How exactly the Zombie Fungus and The Destroyer learned to practice this kind of mind control remains a mystery. But Elya said that it can likely be chalked up to an accident of nature, that such fungi stumbled upon a way to produce a molecule that manipulates neuronal functioning. In the case of The Destroyer, Elya theorized, the molecule allows the fungus to control a fly’s flight, for better dispersal of spores and genetic information.
Studying how the fungi control their insect hosts could lead to a better understanding of how behavior is coded in the brain, Eyla said, and how that behavior might be regulated.
“Understanding how this works in flies might give us an idea of how this works in humans,” Elya said. “If there’s a molecule that the fungus is making that’s changing the way that the fly’s brain is working, what is that molecule? And can that molecule be used for other purposes?”
She imagined a possible molecule that could change the influence of neurotransmitters in someone’s brain to help with mental illness. Perhaps, Elya said, “we could tamp down the response of these neurons that are maybe implicated in abnormal or undesirable behavioral responses of people.” She added that such questions are still, “very hypothetical.”
Despite the horrific death sequences that poor flies like Bill endure, Elya said that while The Destroyer may appear big and bad, it is hardly indestructible.
Elya theorized that there may be a greater purpose for the fungi. “I think of it as a natural population control mechanism,” she said, adding that “it’s probably important for balancing the numbers of flies.”
Case in point: It wasn’t easy for Elya to infect her lab flies in the first place because the basic anti-fungal she puts in their food was enough to shield them. Once that was removed, the infection succeeded, but only after Elya directly administered the fungal spores. During the first two days of infection, Elya observed a strong immune response from the flies, suggesting that the flies might have knocked out the fungus if she weren’t so adamant about infecting them.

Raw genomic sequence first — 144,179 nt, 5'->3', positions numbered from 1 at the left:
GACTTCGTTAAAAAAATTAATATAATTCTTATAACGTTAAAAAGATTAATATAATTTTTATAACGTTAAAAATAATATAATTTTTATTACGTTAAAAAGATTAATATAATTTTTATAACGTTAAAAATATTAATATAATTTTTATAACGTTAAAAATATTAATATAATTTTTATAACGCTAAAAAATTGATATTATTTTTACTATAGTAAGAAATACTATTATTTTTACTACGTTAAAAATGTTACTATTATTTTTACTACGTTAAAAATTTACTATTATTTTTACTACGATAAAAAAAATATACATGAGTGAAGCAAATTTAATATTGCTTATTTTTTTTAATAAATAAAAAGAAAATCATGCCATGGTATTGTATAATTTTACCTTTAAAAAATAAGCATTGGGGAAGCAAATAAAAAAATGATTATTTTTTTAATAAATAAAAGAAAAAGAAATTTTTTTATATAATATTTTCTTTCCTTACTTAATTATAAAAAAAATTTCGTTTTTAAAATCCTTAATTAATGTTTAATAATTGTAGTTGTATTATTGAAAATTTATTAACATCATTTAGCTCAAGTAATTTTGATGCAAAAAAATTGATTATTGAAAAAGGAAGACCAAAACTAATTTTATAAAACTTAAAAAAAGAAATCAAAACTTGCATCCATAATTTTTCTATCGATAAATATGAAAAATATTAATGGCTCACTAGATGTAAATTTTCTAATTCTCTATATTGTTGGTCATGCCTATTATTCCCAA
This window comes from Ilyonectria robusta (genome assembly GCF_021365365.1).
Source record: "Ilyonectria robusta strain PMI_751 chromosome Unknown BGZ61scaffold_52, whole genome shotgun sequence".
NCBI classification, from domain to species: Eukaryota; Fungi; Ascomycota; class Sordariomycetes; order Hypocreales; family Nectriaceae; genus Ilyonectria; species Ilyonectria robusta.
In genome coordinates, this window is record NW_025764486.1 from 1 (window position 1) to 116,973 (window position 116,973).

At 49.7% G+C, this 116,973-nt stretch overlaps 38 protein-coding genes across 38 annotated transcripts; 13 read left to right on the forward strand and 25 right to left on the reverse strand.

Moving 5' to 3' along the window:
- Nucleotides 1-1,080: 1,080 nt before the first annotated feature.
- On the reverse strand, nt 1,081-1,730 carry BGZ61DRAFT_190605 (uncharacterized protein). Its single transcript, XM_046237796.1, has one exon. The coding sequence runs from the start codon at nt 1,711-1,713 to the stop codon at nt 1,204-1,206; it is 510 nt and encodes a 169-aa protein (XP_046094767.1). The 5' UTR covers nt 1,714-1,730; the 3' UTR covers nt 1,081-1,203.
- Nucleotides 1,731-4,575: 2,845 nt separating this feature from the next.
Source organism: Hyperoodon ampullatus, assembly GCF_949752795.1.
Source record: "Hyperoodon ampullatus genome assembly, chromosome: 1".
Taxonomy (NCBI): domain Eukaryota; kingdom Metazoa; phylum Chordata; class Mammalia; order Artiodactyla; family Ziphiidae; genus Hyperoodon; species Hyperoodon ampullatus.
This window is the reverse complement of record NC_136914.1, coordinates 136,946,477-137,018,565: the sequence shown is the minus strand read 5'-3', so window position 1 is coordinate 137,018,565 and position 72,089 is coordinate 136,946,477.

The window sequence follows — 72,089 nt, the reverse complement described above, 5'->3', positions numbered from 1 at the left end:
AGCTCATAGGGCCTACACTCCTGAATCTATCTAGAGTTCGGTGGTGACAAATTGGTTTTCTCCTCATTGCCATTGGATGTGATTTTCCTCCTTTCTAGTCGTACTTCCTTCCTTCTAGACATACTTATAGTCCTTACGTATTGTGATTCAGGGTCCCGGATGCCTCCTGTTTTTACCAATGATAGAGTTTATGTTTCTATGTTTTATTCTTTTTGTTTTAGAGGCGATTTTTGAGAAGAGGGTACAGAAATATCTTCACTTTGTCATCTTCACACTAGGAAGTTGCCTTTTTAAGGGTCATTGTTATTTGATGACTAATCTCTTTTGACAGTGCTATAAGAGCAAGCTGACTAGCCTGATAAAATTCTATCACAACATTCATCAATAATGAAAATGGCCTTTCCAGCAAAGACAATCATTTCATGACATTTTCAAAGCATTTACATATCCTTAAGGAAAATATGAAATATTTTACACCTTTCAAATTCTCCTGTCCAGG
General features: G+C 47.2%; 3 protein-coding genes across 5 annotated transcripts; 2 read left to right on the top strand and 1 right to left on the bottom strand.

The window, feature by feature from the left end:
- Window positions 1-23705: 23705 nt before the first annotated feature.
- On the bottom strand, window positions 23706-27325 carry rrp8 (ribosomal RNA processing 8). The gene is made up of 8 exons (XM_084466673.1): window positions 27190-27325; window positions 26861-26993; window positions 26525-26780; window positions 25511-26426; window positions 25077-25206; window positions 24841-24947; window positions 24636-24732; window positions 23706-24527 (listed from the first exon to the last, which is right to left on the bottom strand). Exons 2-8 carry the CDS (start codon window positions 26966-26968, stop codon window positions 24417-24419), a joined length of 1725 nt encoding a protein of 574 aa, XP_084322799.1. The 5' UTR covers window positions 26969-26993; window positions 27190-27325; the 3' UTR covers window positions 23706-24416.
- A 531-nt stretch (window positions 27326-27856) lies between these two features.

“The flies [in the lab] got hit with a lot of fungus, and flies that are that heavily infected in most cases aren’t able to fight off the infection,” Elya said. “But you can imagine, in nature, if a fly gets hit by a single spore, then it has a fighting chance.”
Also, the dead flies are only contagious for 24 hours after they die, so if other flies don’t get up in the dead ones’ business, the fungi won’t spread fly-to-fly. Also, if a spore lands on a surface that’s not a fly, they only have one more chance to launch a final spore, and if that spore misses its mark, it too will dry out and die.
These limitations mean that the fungus can only wreak serious havoc in large groups of flies. And so Elya theorized that there may be a greater purpose for the fungi. “I think of it as a natural population control mechanism,” she said, adding that “it’s probably important for balancing the numbers of flies.”
But what if The Destroyer decides it wants to “balance the number” of humans someday?
“The fungus is super specialized to eat flies. It can’t even infect other types of insects—it’s specific to flies,” Elya said. “There’s a very, very, very remote chance of the fungus ever naturally coming to harm humans.”
Comforting words for us. Pour one out for Bill.
Elya’s study was published last month in the journal eLife.
Krissy Eliot is senior associate editor at CALIFORNIA. You can find more examples of her work and her contact info at www.krissyeliot.com.
Posted on August 14, 2018 - 2:10pm